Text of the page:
What’s the difference between a junior and a senior software engineer? Is it the responsibility of a company to provide learning resources (e.g. time or mentoring) to its engineers? What makes a good mentor anyway?
All these questions are particularly important in the context of software engineering, a discipline where the tools and frameworks and languages evolve very quickly. At a first glance, it seems like we need to keep learning if we want to be good at what we do. How can we make that work?
Note: this post is about software engineering roles and practices. It is likely that many of the points still hold in other fields—i.e. engineering in general, or non-engineers in software companies; but reader’s discretion is then advised.
Juniors and seniors
For a while (at least the first decade in my career in software), I never really thought too hard about what it meant to be a “junior” or “senior” engineer. It was probably something that came with experience, I thought. After some time in the industry (how long?) I would be able to tack “senior” next to my title, and that would be about it.
The primary skill of senior engineers is to train junior engineers. If you’re senior with no junior around, you’re not senior.
If you want the full context of that quote, you can check the recording of that talk at the LISA conference (the quote about junior engineers is a bit after the 19” mark).
There are multiple ideas packed in there.
First, in every project, there will be some work that will be exciting and a great learning experience if it’s one of the first times we do it, but less interesting if we have done this 10 times in previous jobs or projects already.
It’s great to have someone “junior” to do that kind of work; with the help and supervisior of someone “senior”. It will free up some time for the “senior” engineer, while helping the “junior” one to ramp up their skills.
Under that lens, the term “junior” just means “someone who has done less, and/or has less experience with, a specific task or tasks in a specific domain”, by contrast with “senior”. In other words, junior/senior is domain-dependent and team-dependent: we can be senior in one field (e.g. databases, containers), junior in another (e.g. frontend, machine learning). We can be senior relative to one team, and junior relative to another.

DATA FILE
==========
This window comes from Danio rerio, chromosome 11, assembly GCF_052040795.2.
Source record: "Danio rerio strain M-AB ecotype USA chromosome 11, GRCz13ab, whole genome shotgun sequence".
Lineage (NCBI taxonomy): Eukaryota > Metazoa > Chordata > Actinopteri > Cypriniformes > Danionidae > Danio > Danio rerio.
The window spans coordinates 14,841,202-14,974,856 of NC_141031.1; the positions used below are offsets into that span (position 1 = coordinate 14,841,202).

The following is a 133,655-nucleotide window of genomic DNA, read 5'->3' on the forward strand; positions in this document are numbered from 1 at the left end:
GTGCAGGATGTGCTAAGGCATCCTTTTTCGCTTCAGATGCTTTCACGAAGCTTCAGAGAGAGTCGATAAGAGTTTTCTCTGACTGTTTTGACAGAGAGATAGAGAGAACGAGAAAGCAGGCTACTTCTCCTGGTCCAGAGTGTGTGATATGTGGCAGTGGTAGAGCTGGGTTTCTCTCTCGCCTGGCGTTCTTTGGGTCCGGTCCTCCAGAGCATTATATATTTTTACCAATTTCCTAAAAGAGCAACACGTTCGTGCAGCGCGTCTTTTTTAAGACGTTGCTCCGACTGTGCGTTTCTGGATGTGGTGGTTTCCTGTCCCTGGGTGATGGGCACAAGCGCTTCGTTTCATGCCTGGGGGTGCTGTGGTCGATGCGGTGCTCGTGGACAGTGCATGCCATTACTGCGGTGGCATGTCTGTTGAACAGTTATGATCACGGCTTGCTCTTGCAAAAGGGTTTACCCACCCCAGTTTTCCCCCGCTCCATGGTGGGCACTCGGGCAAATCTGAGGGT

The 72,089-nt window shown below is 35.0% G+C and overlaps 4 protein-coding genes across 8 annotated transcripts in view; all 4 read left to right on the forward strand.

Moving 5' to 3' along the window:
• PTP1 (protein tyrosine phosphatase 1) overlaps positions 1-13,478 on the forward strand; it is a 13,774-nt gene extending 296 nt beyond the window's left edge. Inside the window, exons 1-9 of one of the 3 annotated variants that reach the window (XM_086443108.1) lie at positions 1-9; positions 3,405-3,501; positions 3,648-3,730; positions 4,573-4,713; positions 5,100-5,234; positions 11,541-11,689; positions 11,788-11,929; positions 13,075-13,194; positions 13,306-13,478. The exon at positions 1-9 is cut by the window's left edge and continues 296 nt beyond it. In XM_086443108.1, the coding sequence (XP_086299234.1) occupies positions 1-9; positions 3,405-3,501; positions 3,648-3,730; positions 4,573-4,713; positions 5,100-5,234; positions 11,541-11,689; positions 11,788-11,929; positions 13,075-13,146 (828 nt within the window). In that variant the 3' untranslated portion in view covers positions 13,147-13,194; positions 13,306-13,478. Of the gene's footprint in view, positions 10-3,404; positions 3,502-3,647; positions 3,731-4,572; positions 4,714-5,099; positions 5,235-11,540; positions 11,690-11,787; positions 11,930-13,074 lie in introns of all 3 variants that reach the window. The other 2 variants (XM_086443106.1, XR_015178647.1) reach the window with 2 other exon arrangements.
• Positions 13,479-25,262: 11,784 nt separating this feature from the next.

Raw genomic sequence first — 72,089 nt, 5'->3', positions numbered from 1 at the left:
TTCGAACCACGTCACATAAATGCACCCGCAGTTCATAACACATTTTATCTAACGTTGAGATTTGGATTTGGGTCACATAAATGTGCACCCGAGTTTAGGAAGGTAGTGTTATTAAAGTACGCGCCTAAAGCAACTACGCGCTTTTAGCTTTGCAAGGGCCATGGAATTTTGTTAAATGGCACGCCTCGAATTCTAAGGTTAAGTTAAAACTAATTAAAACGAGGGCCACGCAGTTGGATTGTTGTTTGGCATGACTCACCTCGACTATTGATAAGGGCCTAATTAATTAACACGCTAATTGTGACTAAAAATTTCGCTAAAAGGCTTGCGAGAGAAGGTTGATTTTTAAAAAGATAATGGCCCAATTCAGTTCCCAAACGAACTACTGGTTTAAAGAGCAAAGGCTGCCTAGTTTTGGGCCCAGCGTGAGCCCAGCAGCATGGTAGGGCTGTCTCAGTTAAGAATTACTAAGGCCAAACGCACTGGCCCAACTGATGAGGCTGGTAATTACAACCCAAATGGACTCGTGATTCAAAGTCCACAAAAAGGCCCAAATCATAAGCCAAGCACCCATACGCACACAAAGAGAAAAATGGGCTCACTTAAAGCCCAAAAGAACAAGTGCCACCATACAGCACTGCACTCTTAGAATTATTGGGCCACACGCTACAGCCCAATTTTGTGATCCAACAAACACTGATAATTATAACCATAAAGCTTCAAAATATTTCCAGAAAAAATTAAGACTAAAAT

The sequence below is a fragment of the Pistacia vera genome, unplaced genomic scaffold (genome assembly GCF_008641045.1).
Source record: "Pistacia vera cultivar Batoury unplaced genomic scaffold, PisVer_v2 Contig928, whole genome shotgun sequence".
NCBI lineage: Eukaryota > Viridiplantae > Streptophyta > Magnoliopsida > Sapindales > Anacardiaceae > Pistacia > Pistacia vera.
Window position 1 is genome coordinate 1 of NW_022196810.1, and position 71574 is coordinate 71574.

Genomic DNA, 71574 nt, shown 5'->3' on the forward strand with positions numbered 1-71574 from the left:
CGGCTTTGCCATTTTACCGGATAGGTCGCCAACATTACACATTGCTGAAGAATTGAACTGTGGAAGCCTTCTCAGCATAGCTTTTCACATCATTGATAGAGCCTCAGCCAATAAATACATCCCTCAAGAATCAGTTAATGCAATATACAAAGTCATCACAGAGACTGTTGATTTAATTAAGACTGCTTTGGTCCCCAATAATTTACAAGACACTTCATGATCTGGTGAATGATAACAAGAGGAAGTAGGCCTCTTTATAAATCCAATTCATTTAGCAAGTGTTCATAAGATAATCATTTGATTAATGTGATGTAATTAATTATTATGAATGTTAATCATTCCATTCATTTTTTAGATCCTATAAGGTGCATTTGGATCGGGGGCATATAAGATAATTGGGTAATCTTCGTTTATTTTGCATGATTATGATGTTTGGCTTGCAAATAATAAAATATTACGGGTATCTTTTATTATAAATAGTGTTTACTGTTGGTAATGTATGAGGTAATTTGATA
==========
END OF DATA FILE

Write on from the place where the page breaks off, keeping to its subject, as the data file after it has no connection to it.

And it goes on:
Juniors and janitors
Of course, the actual situation is not always as rosy as I described above. Sometimes, junior engineers are tasked with the boring and repetitive grunt work. Less exciting, for sure, but in the right environment, that can still be a great opportunity to learn and grow, for instance by trying to automate that work.
This is part of a larger conversation about the different kinds of tasks that need to be done when building and then scaling and operating an application. My favorite talk on this topic is Rock Stars, Builders, and Janitors by Alice Goldfuss.
Juniors and saviors
In this context, it means that we shouldn’t assign exclusively janitorial tasks to our junior team members. But it also means that conversely, if our team is overworked and short-handed, and our senior engineers don’t have the time to do all the complex, value-adding stuff that we’d like them to do, one easy and cost-effective solution is to hire some junior engineers. After a short ramp-up period, they will be able to take over the less complex tasks, freeing up time for the rest of the team.
After a while, junior engineers are not junior anymore, and we now have a better, stronger team. After I wrote about my experience with depression and burnout, many people reached out to share their stories; and I heard more than a few terrifying ones where an entire team was wiped out by burnout, one after the other, because after each departure, the workload and the overall situation got worse for the remaining people, and management failed to course-correct in a timely manner. The more you wait, the more expensive it gets to fix a situation like this one—not even mentioning the appalling damage caused by burnout. Hire junior engineers and train them before your best people start leaving in droves.
Training people requires adequate resources. How do we do that?
Everyone learns differently, and every organization has different budgets and people anyway.
Let’s start with the obvious: we should give time for people to learn and grow during office hours. We shouldn’t expect our employees to spend their evenings and week-ends learning new things. Otherwise, we are penalizing people who cannot invest that time, for instance because they are parents or generally speaking caretakers.
If you are spending a lot of your time learning while you code — while someone is paying you — then you are doing it right. You don’t need to learn it all ahead of time and show up to work already knowing. …